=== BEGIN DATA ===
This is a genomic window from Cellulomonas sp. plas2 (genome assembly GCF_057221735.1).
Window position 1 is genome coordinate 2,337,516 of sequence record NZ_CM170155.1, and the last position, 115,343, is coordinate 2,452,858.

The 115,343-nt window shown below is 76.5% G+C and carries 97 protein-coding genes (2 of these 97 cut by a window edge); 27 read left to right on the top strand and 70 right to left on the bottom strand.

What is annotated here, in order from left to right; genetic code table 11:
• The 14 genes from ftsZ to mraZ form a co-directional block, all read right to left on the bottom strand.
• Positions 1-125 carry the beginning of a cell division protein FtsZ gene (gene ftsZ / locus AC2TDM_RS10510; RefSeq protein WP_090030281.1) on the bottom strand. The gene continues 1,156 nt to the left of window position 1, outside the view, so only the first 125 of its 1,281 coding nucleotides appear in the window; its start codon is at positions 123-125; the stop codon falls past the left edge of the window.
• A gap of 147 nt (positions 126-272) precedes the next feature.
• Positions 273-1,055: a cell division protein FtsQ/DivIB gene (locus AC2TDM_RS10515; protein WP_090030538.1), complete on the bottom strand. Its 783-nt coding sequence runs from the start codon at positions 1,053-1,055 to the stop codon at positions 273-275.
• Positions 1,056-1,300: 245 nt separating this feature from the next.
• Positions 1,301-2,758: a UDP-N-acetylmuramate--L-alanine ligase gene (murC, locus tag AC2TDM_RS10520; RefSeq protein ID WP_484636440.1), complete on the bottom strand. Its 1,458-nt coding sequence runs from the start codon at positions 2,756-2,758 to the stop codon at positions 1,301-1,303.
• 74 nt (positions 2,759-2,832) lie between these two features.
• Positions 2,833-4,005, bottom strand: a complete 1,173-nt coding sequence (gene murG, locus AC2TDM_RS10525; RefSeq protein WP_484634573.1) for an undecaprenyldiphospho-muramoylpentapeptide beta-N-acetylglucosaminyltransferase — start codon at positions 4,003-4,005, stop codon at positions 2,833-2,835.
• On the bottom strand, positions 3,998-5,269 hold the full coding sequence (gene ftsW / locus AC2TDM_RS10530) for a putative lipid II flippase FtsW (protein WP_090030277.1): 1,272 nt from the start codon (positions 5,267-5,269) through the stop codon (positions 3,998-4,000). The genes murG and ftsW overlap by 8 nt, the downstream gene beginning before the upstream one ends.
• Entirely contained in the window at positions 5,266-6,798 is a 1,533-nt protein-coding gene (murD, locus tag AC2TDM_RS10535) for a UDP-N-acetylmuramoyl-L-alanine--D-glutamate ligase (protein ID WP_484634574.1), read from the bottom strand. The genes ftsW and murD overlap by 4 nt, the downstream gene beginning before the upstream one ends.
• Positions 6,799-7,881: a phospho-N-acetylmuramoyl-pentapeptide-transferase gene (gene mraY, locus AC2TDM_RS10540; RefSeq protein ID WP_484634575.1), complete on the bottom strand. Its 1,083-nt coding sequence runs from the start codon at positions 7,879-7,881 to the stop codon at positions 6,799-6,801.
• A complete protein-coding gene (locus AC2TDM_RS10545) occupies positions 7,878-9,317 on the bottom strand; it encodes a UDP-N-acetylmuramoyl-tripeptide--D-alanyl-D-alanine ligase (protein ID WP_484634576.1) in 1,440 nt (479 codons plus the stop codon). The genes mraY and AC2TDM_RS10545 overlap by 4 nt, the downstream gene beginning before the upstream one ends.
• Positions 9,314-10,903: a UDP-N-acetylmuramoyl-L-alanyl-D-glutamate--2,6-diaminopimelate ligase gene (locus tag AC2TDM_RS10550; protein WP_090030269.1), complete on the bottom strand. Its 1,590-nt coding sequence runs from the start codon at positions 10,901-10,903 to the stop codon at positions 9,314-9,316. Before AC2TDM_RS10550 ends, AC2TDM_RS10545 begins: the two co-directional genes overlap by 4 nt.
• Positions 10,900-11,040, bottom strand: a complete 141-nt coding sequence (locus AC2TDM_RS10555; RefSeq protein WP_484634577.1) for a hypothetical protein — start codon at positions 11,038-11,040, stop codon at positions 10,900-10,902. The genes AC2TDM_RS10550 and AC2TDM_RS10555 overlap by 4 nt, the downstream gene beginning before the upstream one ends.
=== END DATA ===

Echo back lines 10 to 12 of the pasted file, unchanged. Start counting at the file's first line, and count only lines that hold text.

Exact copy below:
• Positions 1,301-2,758: a UDP-N-acetylmuramate--L-alanine ligase gene (murC, locus tag AC2TDM_RS10520; RefSeq protein ID WP_484636440.1), complete on the bottom strand. Its 1,458-nt coding sequence runs from the start codon at positions 2,756-2,758 to the stop codon at positions 1,301-1,303.
• 74 nt (positions 2,759-2,832) lie between these two features.
• Positions 2,833-4,005, bottom strand: a complete 1,173-nt coding sequence (gene murG, locus AC2TDM_RS10525; RefSeq protein WP_484634573.1) for an undecaprenyldiphospho-muramoylpentapeptide beta-N-acetylglucosaminyltransferase — start codon at positions 4,003-4,005, stop codon at positions 2,833-2,835.